“What we can assess, reasonably, is students’ study results,” she adds.
Instead, Malmström Jonsson suggests students who cannot afford tuition fees to the development scholarships from the Swedish Institute.
However, since students are only eligible to apply for these scholarships if they come from one of 12 developing countries with which Sweden has development aid cooperation, people unlucky enough to be a poor students from rich countries will be hard pressed to find any scholarship money coming their way from the Swedish state.
“Scholarships are awarded based solely on academic excellence, so only the best students will be given scholarships,” explains Malmström Jonsson.
Meanwhile, the introduction of tuition fees has caused foreign student numbers to plummet in Sweden.
While over 16,000 non-EU students were enrolled at Swedish universities during the last academic year, fewer than 1,300 are registered for the 2011 autumn term.
“This was hardly entirely unexpected,” said the National Agency for Higher Education’s Lindqvist, comparing with similar developments in other countries, such as Denmark, that recently introduced tuition fees for certain groups.
Sweden’s formerly free education has been an important selling point for attracting prospective students.
“Naturally if you’re trying to choose, one education programme which is pretty good and also happens to be free might be more appealing than another programme which is also pretty good, but costs money,” says Lindqvist.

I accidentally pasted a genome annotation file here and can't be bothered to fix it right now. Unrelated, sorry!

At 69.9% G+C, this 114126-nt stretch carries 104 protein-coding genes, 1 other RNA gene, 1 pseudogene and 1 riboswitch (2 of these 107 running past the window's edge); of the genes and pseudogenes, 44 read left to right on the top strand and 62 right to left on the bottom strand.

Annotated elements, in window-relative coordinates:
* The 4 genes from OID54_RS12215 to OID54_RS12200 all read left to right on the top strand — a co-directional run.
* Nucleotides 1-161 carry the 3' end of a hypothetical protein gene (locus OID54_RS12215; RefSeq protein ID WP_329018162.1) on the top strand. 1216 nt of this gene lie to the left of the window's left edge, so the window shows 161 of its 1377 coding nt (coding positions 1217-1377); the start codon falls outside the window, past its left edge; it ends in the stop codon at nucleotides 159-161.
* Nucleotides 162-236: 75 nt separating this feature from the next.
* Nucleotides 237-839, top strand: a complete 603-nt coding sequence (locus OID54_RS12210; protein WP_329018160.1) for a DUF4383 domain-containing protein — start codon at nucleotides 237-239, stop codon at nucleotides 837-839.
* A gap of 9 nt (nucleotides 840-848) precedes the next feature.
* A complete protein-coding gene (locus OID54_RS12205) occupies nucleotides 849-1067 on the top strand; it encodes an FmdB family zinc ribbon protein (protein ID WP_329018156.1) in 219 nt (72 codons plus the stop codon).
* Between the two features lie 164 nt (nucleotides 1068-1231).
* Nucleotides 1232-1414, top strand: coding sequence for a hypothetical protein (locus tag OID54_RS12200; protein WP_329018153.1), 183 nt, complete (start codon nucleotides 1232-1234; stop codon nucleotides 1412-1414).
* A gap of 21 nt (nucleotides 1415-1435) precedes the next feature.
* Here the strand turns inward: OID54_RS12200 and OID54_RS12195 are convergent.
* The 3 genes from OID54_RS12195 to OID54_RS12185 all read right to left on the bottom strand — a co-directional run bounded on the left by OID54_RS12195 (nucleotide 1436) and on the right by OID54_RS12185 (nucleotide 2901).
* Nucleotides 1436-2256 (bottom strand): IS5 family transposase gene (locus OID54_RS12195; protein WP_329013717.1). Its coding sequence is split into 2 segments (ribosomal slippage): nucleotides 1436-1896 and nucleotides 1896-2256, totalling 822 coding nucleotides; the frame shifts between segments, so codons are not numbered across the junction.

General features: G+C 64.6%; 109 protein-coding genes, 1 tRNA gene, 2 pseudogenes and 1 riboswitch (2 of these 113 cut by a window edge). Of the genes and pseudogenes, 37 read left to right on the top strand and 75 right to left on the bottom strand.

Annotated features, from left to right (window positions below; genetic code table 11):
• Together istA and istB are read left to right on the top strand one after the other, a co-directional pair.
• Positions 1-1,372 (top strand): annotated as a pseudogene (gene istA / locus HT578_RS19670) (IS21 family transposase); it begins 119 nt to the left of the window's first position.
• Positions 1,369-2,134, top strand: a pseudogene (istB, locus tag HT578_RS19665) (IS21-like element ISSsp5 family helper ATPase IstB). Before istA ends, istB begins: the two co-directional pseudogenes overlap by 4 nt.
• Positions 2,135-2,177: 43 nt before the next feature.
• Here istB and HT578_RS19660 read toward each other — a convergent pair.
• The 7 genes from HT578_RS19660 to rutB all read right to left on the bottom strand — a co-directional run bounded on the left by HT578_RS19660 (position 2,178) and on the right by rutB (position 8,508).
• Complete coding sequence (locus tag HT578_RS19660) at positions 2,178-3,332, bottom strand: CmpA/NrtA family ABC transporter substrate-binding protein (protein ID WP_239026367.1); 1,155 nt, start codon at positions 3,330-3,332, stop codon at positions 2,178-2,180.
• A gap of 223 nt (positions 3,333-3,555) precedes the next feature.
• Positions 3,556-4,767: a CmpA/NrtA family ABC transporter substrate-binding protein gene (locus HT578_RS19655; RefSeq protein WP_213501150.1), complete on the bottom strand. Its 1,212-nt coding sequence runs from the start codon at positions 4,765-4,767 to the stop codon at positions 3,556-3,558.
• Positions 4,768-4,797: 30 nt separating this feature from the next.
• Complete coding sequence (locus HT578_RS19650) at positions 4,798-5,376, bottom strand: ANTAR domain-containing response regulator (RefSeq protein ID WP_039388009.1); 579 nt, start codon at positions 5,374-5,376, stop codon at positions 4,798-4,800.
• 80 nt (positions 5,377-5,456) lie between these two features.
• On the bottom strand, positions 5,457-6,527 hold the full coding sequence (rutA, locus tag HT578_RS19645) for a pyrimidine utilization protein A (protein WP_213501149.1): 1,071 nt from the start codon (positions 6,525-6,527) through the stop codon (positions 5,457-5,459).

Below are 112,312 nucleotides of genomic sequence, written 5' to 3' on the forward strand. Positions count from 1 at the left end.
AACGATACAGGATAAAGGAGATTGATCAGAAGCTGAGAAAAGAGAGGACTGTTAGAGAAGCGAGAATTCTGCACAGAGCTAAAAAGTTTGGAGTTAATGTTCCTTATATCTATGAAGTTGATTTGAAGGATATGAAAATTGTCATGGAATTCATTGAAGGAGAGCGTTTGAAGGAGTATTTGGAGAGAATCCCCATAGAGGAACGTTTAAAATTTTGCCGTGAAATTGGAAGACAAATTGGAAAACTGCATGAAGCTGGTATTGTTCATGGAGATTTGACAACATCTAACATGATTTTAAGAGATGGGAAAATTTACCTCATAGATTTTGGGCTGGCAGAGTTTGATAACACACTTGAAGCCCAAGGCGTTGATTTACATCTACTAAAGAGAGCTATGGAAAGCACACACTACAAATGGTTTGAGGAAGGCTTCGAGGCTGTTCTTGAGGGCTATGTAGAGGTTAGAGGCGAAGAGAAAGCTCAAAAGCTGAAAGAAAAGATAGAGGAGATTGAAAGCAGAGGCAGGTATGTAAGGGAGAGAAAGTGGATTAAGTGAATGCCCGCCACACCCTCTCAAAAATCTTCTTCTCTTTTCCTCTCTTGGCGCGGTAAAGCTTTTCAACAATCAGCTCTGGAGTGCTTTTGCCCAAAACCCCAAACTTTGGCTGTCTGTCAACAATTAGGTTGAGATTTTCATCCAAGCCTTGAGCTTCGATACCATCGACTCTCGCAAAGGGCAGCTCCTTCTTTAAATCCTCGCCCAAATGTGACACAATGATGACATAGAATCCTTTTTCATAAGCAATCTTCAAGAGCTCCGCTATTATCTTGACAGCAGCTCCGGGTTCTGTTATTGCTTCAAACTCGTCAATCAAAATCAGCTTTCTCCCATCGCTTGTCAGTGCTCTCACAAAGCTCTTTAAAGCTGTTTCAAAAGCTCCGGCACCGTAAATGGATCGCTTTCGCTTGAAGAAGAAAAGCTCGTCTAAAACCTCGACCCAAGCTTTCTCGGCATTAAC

However, he emphasises, studying for free hasn’t been the only selling point for universities in Sweden.
“Nobody wants something substandard, even if it’s free,” he explains.
Declining international student numbers are a cause for worry at universities, however, prompting some universities to consider cutting their course offerings.
“It’s going to streamline our education programmes,” says Malmström Jonsson of the effects of declining numbers of foreign students.
Lindqvist agrees that a diminished course offering is a real risk for Swedish universities, adding that advanced courses and master’s programmes are in particular danger.
“International students very often enroll in master’s programmes, so we’ll have to see how many of these we can continue to offer,” he says.
Lindqvist hopes that the high quality of Swedish tertiary education will nevertheless continue to attract foreign students, despite the new tuition fees.
“Many Swedish universities have good reputations, not because they’re free, but because the education they provide is good. So we’ll have to work towards continued quality in our education,” he explains.
However, whatever reputation Swedish universities may have for quality hasn’t been enough to counteract declining numbers of foreign students, forcing the country’s institutions of higher learning to work in a number of ways to stay attractive internationally.
Stockholm University, for instance, has invested millions into a programme called Academic Initiative, with the sole aim of furthering internationalization at the school.
Meanwhile, KTH is planning to cooperate with a number of Swedish companies to help give foreign students a leg up on the Swedish labour market.
“We’re trying to create attractive packages, so that companies will want to provide money towards attracting foreign students who can then join the company through summer jobs or internships,” explains Malmström Jonsson.
Such cooperation remains in the planning stage, however, thus making it is impossible to gauge how effective such measures may be be.
So while the Swedish state can count the savings reaped from ditching free education to all university students, it remains unclear how much Sweden may stand to lose in the long term in terms of declining foreign student enrollment and diminished course offerings.